The argument that the Badgers should have fouled at the end of regulation is very speculative. Where is the data that shows that Michigan was not likely to get as good a shot as they got (a very difficult, well-guarded, off-the-dribble three) with just a few seconds off an inbounds play? Cripes, we just saw Illinois get a wide-open layup with less than a second to go. And since overtime was the most likely outcome after that possessions, having fouls in the bank was still valuable for the Badgers. Dakich, for instance, thinks the Badgers should have fouled three times in an attempt to prevent any shot at all. I think it’s madness to believe they could have prevented a shot altogether. And then if all goes well they’re playing OT in the bonus, which is less than ideal. One more point: as the final play in regulation showed, it’s not easy to foul a team that’s actually running offense. It’s completely different than trying to foul when your behind, and the offensive player just waits for the foul. Indeed, Brueswitz really did foul Hardaway, and it just wasn’t called. If Bruesewitz lunges there, there’s a decent chance that Hardaway, an incredible athlete, simply blows by him and gets a wide open shot or forces help and feeds it to someone else who is wide open (possibly even for a layup). Or if Bruesewitz really goes in hard, your opening yourself up to an intentional or flagrant foul call. In sum, this is not an easy scenario, and without real hard stats I think I’m going to side with the basketball genius (Bo Ryan) over the peanut gallery.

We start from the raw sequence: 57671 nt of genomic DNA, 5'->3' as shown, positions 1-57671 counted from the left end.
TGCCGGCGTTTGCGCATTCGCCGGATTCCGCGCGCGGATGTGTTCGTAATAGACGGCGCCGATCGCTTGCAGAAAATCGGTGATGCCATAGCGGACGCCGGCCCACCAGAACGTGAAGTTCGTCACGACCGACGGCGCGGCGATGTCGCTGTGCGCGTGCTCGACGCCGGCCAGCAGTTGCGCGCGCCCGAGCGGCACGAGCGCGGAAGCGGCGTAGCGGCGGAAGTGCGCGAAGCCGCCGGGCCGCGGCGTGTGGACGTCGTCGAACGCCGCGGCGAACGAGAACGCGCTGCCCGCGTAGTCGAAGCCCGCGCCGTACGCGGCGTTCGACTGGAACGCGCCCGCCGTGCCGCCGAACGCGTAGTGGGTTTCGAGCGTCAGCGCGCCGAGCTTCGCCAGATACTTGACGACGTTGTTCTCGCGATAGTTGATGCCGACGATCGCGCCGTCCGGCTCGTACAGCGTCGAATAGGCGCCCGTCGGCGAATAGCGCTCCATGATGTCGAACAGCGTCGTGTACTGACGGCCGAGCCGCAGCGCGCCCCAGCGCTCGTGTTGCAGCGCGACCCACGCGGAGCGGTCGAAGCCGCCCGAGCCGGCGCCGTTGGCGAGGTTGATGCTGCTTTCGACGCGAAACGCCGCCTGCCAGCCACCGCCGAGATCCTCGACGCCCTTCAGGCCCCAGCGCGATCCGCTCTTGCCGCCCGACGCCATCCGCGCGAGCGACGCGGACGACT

John on 2/11/2013 @ 4:22pm EDT Said:

Given the injury roster at NU, PSU might pull out an away win in March. Who knows which Wildcat will go down next?

Also, why not foul Wiscy on their inbound passes until they are forced to shot 1 and 1? Being up by three seems like a decent chance to pick the rebound up even if the shooter makes the first basket.

Mike (@mjmajewski) on 2/11/2013 @ 7:09pm EDT Said:

Think the better argument for fouling is when the Badgers were up 3. No way they should have let Michigan get off a tying shot.

Doug on 2/11/2013 @ 11:13pm EDT Said:

The brusier did foul Hardaway, it wasn’t called, totally agree with Luke, if Hardaway missed that shot, the Wolvie fans would have been crying about no foul being called….

    Locke on 2/12/2013 @ 9:01am EDT Said: